About half of the parents in the US support later school timings for their teenagers, shows a survey, which could be true in many parts of the world.
The University of Michigan C.S. Mott Children’s Hospital National Poll on Children’s Health was conducted in November/December 2014, following last year’s recommendation from the American Academy of Paediatrics (AAP) that middle and high schools start at 8:30 a.m. or later.
Among the national sample of parents with teenagers aged 13-17, 40 percent parents expect a later start to allow their teenagers to get more sleep and 22 percent think it would improve their school performance.
Meanwhile, others worried about how later start times would affect schedules and logistics, with one in five parents saying a delayed start would not allow enough time for after school activities and 1 in 7 expecting the change to negatively affect transportation issues.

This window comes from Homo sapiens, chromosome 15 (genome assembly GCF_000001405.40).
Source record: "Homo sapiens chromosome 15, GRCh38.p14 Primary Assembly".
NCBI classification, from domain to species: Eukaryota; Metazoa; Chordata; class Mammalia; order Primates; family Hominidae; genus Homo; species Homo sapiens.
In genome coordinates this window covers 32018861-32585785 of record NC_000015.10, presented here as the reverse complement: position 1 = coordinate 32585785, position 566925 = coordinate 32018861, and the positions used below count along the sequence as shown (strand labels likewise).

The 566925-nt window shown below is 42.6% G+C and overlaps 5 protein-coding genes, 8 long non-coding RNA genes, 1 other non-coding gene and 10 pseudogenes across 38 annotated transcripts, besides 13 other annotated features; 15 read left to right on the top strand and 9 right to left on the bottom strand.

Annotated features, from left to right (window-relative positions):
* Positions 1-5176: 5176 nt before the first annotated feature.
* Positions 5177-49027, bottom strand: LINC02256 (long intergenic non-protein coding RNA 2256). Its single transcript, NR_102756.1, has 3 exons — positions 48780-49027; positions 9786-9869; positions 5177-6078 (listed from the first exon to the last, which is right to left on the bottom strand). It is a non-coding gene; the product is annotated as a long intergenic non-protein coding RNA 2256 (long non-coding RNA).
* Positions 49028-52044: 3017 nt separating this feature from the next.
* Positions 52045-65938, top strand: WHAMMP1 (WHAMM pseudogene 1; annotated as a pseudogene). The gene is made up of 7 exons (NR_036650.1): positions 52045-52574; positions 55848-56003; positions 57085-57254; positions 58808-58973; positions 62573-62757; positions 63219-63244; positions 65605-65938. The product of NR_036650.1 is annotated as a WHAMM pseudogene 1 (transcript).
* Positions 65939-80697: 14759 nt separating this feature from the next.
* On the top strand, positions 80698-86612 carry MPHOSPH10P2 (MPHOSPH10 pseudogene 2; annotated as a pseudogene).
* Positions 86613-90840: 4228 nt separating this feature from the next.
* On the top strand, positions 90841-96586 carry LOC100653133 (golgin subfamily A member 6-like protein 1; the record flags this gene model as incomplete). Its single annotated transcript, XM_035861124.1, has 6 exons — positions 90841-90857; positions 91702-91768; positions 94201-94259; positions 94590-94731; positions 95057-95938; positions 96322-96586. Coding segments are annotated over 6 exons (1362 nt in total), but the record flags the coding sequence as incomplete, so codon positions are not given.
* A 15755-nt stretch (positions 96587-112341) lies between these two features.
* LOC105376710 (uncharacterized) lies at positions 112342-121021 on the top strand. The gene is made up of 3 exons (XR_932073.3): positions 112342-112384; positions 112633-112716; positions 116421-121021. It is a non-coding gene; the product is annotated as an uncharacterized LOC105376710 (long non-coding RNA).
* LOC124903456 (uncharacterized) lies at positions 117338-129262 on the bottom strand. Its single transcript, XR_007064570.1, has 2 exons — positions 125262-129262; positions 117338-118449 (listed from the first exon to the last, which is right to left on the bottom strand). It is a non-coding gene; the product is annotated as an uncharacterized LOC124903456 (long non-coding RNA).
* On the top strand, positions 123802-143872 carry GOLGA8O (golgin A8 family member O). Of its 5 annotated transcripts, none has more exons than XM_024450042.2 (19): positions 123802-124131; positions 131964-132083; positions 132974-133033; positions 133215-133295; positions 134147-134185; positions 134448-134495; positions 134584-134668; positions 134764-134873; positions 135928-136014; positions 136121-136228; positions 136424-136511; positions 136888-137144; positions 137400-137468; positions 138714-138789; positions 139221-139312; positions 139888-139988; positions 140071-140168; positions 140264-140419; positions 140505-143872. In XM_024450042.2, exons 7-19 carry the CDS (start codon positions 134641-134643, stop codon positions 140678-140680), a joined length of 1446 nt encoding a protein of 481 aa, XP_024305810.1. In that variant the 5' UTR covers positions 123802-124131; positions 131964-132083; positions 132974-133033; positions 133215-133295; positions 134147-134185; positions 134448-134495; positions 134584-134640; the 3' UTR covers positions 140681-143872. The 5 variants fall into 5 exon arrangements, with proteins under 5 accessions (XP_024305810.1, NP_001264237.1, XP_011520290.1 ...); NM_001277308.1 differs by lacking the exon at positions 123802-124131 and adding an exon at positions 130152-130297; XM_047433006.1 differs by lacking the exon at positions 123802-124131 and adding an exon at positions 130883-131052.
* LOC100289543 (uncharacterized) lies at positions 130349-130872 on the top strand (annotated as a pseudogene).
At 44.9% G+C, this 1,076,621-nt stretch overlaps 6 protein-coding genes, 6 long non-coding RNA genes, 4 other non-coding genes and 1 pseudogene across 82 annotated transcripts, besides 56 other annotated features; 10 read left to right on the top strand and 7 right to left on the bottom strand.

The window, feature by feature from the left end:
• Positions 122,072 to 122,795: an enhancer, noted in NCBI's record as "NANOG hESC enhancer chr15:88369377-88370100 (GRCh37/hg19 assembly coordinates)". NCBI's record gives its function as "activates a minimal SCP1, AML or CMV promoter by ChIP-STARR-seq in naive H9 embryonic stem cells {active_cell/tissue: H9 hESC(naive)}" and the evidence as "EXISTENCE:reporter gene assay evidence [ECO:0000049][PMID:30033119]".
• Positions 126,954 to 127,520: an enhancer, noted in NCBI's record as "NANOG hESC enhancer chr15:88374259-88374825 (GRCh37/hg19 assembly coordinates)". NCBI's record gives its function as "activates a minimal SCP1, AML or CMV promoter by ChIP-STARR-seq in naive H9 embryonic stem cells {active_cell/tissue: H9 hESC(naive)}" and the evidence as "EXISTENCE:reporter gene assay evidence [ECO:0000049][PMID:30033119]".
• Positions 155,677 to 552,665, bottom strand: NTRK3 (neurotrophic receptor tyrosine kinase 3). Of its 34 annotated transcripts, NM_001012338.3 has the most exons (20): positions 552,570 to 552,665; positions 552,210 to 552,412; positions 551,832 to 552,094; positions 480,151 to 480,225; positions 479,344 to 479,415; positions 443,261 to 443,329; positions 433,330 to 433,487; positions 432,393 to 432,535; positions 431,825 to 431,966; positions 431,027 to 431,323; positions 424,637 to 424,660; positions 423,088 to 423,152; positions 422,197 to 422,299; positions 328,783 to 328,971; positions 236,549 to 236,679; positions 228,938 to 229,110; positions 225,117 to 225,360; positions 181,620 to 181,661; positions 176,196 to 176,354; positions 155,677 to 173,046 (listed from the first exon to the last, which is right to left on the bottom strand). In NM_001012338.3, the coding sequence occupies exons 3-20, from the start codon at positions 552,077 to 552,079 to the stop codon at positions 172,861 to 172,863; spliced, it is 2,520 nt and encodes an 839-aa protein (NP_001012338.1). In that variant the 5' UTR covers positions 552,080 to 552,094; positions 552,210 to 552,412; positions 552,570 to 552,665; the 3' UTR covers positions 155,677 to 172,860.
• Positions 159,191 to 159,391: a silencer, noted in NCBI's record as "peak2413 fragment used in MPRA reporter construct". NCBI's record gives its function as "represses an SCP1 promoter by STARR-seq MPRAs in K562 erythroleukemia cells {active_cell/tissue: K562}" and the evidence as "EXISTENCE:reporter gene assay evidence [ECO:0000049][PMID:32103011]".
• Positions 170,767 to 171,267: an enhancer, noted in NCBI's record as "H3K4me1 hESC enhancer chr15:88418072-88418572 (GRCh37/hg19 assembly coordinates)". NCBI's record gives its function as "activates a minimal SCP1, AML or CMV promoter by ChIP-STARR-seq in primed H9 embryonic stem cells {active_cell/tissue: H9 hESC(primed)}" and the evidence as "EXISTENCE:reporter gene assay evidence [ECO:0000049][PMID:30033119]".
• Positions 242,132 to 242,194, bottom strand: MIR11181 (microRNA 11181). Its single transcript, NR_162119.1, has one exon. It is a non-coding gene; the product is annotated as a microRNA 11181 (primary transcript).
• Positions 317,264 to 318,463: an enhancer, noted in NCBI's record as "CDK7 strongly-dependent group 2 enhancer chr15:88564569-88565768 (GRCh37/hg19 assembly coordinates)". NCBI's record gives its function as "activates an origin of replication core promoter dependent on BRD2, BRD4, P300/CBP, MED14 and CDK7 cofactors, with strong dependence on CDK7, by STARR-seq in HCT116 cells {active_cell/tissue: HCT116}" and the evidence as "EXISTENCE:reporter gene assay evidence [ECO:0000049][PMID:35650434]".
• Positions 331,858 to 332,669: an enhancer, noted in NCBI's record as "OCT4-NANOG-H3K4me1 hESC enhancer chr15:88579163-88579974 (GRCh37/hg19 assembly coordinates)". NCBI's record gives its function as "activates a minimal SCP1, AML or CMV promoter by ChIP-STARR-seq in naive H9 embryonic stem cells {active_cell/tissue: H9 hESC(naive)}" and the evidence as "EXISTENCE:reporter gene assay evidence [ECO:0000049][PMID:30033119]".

Twenty-seven percent of parents said they would only support the later time if it didn’t impact school budgets while 24 percent would support the change regardless.
“Teenagers are chronically sleep-deprived and that can negatively impact their health and well being,” said Matthew Davis, director of the National Poll on Children’s Health and professor of paediatrics at the University of Michigan Medical School.
“We know teens are biologically wired to have later sleep cycles, which has raised the question of whether school start times that align to adolescent’s natural sleep rhythms could help improve health outcomes,” Davis said.(IANS)